Scarring of the kidney tissue may cause high blood pressure and, if left untreated, kidney failure.
1/3 of scleroderma
cases are ststemic.
Up to 95% of people with
scleroderma have Raynaud's Disease.
Because the disease can take many forms, scleroderma may be difficult to diagnose. A medical history, physical exam and laboratory tests can help rule out other conditions. The doctor may remove a small tissue sample (biopsy) of the affected skin to check for abnormalities. A variety of lab and imaging tests may be used to check for signs of organ damage.
There is no cure for scleroderma, but treatment can help manage symptoms. Because symptoms vary greatly, treatment options are broad, and include a range of medications and self-care practices. Depending on which body parts are affected, several specialists may be involved in care, including a rheumatologist (a doctor who specializes in musculoskeletal diseases), a dermatologist (skin doctor), and those who treat specific organs.
There is no drug to treat the underlying cause of scleroderma — too much collagen. But several medications can control symptoms and prevent complications. Medications for internal organ problems depend on the organ involved.
- Topical creams. Medications and moisturizers treat hardened skin and prevent it from drying out.
- Vasodilators/ blood pressure medications. Drugs to open blood vessels can improve circulation to treat Raynaud’s phenomenon and manage hypertension.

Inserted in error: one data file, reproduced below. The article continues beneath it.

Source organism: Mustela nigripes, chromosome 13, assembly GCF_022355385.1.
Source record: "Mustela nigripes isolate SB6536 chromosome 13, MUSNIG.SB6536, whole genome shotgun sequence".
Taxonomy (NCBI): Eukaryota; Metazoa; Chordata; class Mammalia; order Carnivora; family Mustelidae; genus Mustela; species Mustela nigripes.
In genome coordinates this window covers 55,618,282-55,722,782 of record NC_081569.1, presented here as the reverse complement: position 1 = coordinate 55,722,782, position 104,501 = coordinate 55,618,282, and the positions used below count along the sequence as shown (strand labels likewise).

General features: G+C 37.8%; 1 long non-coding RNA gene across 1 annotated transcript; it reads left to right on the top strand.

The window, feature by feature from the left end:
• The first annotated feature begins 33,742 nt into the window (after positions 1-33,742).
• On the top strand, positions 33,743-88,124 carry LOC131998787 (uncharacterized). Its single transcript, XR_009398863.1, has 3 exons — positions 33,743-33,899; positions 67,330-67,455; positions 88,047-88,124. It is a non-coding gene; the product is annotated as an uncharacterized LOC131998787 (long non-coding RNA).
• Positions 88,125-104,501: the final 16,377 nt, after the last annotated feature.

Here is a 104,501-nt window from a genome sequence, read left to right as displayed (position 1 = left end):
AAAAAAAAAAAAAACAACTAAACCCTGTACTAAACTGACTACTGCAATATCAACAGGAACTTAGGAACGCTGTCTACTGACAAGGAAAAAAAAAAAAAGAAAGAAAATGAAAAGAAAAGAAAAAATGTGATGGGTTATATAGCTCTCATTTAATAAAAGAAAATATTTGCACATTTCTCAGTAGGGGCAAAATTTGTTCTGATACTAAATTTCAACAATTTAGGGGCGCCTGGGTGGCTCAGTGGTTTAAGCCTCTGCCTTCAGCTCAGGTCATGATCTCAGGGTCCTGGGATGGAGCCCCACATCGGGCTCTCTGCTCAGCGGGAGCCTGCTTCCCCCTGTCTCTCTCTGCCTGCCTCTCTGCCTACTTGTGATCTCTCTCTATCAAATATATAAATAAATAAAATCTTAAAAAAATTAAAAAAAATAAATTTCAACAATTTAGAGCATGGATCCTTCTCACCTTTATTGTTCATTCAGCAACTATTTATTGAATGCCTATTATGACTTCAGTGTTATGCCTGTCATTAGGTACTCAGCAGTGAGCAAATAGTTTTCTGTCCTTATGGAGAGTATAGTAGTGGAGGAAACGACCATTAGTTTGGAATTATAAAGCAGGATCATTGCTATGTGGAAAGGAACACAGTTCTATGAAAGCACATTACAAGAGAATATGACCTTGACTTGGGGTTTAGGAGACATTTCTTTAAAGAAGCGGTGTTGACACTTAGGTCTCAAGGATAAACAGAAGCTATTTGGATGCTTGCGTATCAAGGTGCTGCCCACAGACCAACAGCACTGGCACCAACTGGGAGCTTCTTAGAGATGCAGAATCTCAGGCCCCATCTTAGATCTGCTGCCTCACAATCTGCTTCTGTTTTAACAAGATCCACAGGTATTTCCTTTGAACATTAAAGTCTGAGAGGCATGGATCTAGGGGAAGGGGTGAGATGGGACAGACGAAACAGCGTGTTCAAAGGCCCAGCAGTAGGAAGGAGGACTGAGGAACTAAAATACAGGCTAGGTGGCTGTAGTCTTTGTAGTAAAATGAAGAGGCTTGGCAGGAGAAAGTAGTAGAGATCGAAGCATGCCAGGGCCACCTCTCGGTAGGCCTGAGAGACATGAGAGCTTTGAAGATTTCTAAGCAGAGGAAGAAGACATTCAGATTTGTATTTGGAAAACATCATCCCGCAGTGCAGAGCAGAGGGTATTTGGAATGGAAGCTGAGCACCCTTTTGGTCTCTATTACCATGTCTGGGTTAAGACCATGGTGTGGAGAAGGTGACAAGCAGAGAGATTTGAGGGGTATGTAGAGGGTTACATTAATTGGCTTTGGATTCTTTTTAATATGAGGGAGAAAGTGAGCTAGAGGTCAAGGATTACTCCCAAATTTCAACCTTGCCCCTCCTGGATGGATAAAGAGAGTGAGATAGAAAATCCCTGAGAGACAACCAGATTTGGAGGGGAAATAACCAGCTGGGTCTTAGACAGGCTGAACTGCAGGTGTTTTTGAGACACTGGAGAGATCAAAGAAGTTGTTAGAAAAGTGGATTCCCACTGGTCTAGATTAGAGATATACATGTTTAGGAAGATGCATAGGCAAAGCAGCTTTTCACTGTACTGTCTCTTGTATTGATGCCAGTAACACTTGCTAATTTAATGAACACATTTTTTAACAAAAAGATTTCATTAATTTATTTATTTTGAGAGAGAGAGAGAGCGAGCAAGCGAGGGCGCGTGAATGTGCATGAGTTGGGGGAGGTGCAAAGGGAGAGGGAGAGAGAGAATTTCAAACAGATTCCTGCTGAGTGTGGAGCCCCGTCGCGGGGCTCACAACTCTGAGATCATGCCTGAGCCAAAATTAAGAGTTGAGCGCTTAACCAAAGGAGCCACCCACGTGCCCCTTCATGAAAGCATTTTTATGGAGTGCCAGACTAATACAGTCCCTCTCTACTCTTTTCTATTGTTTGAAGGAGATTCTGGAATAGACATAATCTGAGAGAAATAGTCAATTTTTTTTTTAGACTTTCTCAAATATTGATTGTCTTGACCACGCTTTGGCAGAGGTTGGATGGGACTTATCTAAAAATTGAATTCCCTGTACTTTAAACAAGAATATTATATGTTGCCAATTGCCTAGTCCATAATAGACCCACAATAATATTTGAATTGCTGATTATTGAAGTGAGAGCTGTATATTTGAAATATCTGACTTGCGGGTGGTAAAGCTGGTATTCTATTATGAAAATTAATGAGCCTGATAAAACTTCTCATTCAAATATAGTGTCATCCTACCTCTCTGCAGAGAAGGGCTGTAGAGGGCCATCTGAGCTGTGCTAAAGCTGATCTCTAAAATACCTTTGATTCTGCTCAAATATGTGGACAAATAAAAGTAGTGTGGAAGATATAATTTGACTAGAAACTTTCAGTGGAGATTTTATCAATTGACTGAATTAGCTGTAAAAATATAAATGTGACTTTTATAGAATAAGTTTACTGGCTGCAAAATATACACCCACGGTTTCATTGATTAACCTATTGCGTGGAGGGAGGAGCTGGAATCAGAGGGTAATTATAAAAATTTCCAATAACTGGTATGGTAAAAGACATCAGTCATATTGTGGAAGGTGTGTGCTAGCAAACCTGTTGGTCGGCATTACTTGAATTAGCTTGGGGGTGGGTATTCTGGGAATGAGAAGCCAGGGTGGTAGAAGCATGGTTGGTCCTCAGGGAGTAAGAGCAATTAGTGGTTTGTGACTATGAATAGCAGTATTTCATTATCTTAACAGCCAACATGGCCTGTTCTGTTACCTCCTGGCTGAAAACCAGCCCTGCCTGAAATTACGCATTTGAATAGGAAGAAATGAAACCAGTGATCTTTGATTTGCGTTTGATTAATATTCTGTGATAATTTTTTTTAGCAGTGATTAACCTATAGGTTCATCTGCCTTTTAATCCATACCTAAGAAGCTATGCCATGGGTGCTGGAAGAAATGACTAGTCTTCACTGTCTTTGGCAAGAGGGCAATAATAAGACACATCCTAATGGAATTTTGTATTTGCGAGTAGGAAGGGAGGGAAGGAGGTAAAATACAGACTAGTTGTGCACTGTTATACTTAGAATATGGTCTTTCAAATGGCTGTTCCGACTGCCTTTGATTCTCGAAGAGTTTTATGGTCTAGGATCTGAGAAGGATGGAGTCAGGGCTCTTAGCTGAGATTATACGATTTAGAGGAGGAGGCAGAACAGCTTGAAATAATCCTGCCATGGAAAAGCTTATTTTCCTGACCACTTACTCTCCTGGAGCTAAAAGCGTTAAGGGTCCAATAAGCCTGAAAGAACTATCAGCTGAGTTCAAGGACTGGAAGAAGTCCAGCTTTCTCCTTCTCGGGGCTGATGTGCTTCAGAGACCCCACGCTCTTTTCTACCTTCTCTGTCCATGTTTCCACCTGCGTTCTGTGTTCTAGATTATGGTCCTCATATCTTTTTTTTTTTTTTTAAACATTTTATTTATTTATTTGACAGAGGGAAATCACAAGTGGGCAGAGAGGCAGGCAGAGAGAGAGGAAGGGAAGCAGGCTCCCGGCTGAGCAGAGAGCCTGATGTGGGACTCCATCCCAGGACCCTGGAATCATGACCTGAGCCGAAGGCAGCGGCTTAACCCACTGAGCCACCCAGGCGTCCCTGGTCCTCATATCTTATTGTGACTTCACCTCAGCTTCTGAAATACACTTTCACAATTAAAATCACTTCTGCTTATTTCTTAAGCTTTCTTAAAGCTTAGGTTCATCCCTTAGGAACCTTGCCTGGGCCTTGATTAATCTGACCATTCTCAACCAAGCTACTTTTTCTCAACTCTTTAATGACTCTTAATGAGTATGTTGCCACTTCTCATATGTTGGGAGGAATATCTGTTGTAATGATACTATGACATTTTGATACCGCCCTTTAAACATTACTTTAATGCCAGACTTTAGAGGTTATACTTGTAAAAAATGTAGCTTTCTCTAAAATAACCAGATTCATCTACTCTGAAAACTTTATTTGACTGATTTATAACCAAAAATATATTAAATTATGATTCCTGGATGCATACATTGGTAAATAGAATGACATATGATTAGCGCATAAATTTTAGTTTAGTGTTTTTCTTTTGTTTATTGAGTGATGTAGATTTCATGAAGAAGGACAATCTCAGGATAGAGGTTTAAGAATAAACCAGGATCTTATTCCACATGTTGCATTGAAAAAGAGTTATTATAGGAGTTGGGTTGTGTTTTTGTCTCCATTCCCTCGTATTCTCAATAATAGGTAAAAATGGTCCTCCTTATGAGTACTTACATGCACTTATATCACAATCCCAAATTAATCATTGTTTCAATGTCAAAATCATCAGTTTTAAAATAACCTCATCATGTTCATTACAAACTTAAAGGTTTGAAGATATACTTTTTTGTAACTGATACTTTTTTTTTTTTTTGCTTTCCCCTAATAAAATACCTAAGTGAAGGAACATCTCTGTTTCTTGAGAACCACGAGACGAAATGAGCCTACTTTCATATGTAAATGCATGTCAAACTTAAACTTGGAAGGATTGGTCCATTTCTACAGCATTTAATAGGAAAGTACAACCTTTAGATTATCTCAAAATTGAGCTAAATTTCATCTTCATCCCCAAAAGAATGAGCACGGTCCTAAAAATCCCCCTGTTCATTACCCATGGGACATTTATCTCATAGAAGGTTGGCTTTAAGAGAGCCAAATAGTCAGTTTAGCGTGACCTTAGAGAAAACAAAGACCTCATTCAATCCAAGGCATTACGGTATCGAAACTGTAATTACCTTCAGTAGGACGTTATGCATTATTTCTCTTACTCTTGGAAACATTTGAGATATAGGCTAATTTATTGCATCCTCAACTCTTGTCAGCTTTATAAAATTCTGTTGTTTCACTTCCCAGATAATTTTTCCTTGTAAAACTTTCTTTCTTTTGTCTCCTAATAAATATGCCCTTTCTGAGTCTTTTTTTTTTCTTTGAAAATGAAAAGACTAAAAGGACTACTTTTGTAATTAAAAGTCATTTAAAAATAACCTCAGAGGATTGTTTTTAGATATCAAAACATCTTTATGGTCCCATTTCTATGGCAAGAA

- Anti-inflammatory medications. Nonsteroidal anti-inflammatory drugs and corticoste/Drug-Guide/Corticosteroids/Corticosteroidsroids reduce joint, muscle, heart and lung inflammation.
- Immunosuppressive drugs. Drugs that suppress the immune system may help in some cases but are still under investigation.
Physical therapists can help keep skin and joints flexible by teaching strengthening and range-of-motion exercises.
Phototherapy, which involves brief exposure to artificial UV light, may help soften skin and reduce severe skin symptoms.
Choose gentle cleansers with added moisturizers.
- Exercise regularly. Physical activity keeps skin and joints flexible, improves circulation and relieves joint stiffness.
- Don’t smoke. Smoking worsens Raynaud’s and lung disease.
- Manage heartburn. Avoid foods that cause heartburn and eating late at night.
- Practice good skin care. Too much collagen can make skin dry and irritated. These measures can help protect the skin:
- Choose gentle cleansers with added moisturizers.
- Avoid contact with skin irritants, like detergents, harsh soaps and fragrances.
- Wear rubber gloves while doing the dishes or cleaning.
- Take brief showers and baths; use warm, not hot, water.
- Moisturize immediately after bathing.
- Use sunscreen to prevent skin damage.
- Use a humidifier to increase moisture in your home.
- Wear gloves to prevent Raynaud’s flares.
- Manage emotional health. Changes in physical appearance coupled with managing a chronic illness can create stress and lead to depression. Friends, family and therapists can provide support during tough times. Using mind-body techniques such as meditation and yoga may also help manage the psychological and emotional impact of having a chronic illness.